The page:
Job Fair in Los Angeles 2012 – California – USA
When I emigrated with my sons to the USA in 2003, my experience in international trade and fluency in Portuguese were not enough to secure a position with an import-export company. My older son, with a Brazilian associate degree in computer programming, did not fair well either.
We joined thousands of job seekers at job fairs in Los Angeles. Flash interviews with company representatives at the various booths brought no success.
Some months later, learning about vacancies at a retail store opening in West Hollywood, we joined a line with over 2,000 people in Plummer Park. Over two hours elapsed before our turn came to enter the Community Center building where the job interviews were held. We first had to complete application forms, followed by an interview, and then a written test about integrity and work attitudes. A short film presentation about the corporation ended the day’s events.
I got a position but my son did not.
Since 2008, the global financial crisis has opened the eyes of Americans to a new reality. Looking for a job has become a nightmare. In March 2012, 12.7 million people were out of work. Over five million of them were unemployed for four months and more. Consider their plight of finding a job when there were only 3.5 million job openings in February. Discouraged, 865,000 people have stopped looking for work. (Figures published by the US Bureau of Labor Statistics, April 2012.)
Lz, my Brazilian-American friend, did not give up. During a recent phone conversation, she told me: “Rose, we do what we gotta do.”
Lz is a fashion consultant. We met about two years ago when she opened a boutique in my neighborhood. I loved her taste in clothing and accessories. Her boutique was a joy to explore. But business was slow. Efforts to boost sales did not yield results. It saddened me when she had to close her business.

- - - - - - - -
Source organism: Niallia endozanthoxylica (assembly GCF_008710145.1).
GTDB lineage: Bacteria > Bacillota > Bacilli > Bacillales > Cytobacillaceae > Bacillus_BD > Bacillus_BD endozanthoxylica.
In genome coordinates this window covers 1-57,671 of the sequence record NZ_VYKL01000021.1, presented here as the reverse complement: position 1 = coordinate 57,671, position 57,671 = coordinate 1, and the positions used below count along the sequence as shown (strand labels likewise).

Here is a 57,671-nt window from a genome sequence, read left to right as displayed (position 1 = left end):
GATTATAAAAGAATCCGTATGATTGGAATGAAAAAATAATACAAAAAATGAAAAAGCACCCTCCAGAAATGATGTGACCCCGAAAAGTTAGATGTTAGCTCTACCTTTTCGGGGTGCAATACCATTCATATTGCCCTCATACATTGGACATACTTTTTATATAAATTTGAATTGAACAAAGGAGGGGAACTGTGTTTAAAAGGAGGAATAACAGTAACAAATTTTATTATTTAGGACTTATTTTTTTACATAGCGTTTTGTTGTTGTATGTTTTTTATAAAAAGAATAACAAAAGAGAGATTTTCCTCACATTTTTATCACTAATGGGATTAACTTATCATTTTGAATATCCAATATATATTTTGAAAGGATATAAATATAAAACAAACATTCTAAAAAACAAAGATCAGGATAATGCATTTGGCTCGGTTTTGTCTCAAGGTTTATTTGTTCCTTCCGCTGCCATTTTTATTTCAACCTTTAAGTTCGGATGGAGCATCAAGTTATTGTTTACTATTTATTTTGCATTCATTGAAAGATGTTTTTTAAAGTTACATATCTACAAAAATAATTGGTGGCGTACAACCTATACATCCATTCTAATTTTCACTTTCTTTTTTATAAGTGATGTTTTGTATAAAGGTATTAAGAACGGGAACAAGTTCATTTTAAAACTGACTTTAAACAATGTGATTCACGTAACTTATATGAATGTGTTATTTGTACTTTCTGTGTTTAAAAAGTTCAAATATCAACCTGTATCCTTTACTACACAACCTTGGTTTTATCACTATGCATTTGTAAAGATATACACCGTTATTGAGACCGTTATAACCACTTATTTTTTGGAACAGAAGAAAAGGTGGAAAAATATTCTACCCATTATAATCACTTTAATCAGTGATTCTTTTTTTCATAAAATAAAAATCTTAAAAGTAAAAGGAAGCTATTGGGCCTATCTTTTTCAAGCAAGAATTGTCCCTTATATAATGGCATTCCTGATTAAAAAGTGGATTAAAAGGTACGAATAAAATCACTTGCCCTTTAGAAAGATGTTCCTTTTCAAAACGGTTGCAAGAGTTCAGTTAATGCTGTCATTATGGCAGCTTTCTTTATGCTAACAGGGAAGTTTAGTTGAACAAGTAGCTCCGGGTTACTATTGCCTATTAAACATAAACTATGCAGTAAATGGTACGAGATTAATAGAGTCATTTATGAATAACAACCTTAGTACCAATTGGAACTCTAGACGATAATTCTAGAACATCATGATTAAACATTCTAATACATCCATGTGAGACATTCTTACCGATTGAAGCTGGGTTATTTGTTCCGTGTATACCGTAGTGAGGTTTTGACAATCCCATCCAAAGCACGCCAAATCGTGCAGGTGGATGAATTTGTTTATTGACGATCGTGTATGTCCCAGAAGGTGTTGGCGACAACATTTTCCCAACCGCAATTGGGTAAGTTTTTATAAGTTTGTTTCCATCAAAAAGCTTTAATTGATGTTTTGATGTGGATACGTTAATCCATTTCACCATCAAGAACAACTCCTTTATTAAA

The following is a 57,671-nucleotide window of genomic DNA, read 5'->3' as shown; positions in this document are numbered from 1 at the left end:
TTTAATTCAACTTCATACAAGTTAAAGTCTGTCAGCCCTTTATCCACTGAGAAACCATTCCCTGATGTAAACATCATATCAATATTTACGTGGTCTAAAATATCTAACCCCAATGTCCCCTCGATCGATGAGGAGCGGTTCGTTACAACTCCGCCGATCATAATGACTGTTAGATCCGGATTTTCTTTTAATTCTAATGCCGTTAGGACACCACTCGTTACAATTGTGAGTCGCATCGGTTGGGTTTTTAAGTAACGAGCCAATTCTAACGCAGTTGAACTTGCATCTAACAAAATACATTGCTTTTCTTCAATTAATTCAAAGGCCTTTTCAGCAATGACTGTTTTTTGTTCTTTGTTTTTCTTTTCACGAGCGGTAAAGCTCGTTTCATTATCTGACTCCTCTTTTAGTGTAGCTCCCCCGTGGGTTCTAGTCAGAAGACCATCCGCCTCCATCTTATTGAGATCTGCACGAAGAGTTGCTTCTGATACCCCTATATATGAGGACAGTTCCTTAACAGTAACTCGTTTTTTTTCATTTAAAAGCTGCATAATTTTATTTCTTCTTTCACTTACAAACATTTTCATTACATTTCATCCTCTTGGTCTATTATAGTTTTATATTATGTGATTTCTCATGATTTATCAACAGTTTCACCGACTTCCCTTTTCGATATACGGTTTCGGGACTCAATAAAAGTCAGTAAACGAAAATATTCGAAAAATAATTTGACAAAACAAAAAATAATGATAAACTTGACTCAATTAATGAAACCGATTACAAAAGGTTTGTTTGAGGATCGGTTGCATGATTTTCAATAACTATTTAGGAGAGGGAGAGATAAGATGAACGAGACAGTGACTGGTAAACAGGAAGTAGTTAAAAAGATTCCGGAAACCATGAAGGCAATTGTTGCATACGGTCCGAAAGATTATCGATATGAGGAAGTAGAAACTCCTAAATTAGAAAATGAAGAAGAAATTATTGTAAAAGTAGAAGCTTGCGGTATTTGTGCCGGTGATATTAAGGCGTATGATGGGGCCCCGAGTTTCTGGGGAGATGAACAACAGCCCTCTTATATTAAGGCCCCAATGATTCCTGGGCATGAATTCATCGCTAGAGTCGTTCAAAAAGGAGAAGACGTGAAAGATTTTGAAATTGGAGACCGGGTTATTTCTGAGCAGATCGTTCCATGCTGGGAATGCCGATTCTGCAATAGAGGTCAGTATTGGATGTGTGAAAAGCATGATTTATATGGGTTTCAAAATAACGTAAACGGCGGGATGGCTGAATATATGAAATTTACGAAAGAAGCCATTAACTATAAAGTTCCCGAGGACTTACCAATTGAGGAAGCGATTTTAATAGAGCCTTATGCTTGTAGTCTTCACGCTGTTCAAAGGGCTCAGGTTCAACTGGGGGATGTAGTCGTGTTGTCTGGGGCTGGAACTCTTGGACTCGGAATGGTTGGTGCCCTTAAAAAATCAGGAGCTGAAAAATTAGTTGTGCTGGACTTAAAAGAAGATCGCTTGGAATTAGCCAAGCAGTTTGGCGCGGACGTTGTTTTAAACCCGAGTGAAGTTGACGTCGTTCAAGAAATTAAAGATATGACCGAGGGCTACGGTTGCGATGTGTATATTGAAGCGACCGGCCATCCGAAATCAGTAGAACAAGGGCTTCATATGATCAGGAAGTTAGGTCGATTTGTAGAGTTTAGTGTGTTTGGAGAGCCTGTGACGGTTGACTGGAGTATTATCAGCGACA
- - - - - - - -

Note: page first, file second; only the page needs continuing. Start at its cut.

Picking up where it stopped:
About six months after closing her boutique, Lz called me with good news. After failing to find work, she was in training to become a tourist guide. She was ecstatic about going on her first trial tour in Los Angeles with a group of Brazilian tourists.
Lz has re-invented herself. Accepting the new challenge entailed moving to Palm Desert in Riverside County, a two-hour drive from Los Angeles, where her employer is located. She and her husband left their home of thirty years. Their son, daughter-in-law, and two granddaughters remain in Los Angeles.
In a tough economy, competition for jobs is fierce. First-time job seekers compete with older and experienced candidates. Workers without the required qualifications and skills will be left behind. Job seekers must be prepared to learn new skills or re-locate. (A young neighbor, unemployed for almost a year, finally got a job in the US Virgin Islands. His girlfriend left her job to join him.)
Today, I am pursuing a new career as a writer and novelist. Every profession has its challenges. As Lz reminded me: We do what we gotta do.
Rosaliene Bacchus said:
Regarding learning new skills, I’ve just read an article, published in the Caribbean Journal, that Barbados Labor Minister has urged Barbadian workers to develop their foreign language skills. This is essential as the Caribbean Island nation seeks to tap foreign markets. This is also great advice for international trade professionals in the USA and worldwide.
Read more at http://www.caribjournal.com/2012/04/16/barbados-urges-workers-to-develop-language-skills-as-it-taps-foreign-markets/
Many good observations, Rose. Another complication, at least in the U.S., is economic statistics used by partisans for their own political goals – the unemployment numbers, for example, which only reflect those receiving unemployment checks as opposed to all those who have run out of benefits and those who didn’t qualify in the first place.
Rosaliene Bacchus said:
It’s true, Angela. The statistics don’t reveal the real number of the unemployed. It’s much work.